The U.S. government has argued in the past that the underlying legal basis allowing the imposition of the "no fly zones" was supplied by UNSCR 678. This was the resolution set up under Chapter 7 of the UN Charter that authorized the original use of force to expel Iraq from Kuwait. According to the US government, as a result of the wording in the preamble of 678 "to restore international peace and security in the area", the use of force against Iraq can continue.
The US has also argued that its action is consistent with Security Council Resolution 688 adopted on 5 April 1991. However, the resolution did not say the Security Council was acting under Chapter VII of the UN Charter, which provides for enforcement action. Nor did it say that "any means necessary" could be used.
US and British military officials have maintained that the purpose of the "no fly zones" is entirely humanitarian. The crux of the argument is that under international law, there is a right to intervene to prevent a humanitarian catastrophe. Proponents of this argument point out that Iraqi leader Saddam Hussein has attacked Iraqi ethnic groups in the past, specifically when he used chemical weapons to kill 5,000 Kurdish villagers in the late 1980s (when he was the US's ally, and the US looked the other way upon learning of the gassing of the Kurds).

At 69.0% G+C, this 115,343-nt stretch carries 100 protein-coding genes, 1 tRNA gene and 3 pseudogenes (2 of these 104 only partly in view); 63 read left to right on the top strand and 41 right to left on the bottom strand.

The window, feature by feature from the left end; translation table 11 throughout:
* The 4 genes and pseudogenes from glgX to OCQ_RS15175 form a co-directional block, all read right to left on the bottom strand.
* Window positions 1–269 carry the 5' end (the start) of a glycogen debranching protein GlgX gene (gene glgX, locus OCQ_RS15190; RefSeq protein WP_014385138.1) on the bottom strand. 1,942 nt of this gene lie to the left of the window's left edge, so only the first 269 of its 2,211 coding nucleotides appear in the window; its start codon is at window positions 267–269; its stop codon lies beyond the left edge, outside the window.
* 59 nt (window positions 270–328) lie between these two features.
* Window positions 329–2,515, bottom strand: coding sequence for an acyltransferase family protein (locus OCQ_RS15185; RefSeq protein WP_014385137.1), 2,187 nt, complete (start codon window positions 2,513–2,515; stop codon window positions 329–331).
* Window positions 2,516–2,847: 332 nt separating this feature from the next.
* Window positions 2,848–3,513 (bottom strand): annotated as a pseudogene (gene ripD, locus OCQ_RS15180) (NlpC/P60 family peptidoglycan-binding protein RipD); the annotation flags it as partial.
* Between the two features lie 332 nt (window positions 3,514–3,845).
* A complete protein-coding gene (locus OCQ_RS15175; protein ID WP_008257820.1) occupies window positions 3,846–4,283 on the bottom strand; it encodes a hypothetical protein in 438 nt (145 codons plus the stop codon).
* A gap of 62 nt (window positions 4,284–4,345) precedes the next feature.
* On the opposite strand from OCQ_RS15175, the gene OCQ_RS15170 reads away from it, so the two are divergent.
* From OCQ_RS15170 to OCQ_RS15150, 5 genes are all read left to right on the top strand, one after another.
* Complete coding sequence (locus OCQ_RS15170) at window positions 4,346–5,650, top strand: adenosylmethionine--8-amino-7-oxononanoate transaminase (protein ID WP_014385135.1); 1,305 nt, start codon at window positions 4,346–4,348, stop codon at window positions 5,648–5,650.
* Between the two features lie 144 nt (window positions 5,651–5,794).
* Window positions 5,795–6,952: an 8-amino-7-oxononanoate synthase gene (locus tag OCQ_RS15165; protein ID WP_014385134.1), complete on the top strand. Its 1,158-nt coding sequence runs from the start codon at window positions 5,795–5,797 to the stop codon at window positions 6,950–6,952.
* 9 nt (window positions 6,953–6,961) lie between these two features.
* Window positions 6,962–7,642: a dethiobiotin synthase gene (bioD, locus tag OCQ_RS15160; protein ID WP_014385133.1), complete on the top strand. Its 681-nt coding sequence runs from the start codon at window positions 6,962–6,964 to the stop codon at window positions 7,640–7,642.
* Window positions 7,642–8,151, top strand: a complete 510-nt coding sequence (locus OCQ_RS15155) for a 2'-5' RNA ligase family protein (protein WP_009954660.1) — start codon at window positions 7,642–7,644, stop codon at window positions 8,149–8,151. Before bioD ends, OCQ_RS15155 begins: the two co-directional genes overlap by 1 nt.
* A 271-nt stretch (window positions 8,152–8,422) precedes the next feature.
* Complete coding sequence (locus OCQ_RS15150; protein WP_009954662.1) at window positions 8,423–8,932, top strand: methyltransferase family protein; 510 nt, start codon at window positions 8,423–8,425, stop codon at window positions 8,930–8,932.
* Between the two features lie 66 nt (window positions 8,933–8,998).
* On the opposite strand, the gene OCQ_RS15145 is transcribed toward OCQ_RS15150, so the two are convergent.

There is, in fact, no authorization to impose or enforce the "no-fly zones". Though UNSCR 678 gave the U.N. the authority to use force to remove Iraq from Kuwait, UNSCR 687 subsequently established a cease-fire, terminating the earlier authorization to use force. If the United States and Britain wanted to use force, they would need a new resolution explicitly authorizing it. The use of force requires an explicit United Nations Security Council Resolution. (China and Russia have condemned the no-fly zones as a violation of Iraqi sovereignty, and they insist there is no backing for the policy under international law or UN resolutions.) The UN charter, the foundational document for international law, provides for military action by one member state against another only when a state is under direct armed attack. In all other situations, nations must first appeal to the Security Council to resolve disputes, and only the Security Council can authorize the use of force. Article VI of the U.S. Constitution states that treaties are the supreme law of the land. It is up to citizens of the US to require our government to comply with international law. It seems to have been lost that the UN was established to prevent war, not to be used as a cover for one or two extremely powerful countries to patrol oil reserves.
The bottom line is this: once again, common people have paid the price in Iraq. A group of innocent bystanders--- teenagers playing soccer--- have suffered and died because the US and Britain insist upon controlling the second largest oil reserve on Earth, by whatever means they deem necessary.
Tom Jackson works for Voices in the Wilderness, a campaign to stop the sanctions against Iraq. He has a JD from Vermont Law School.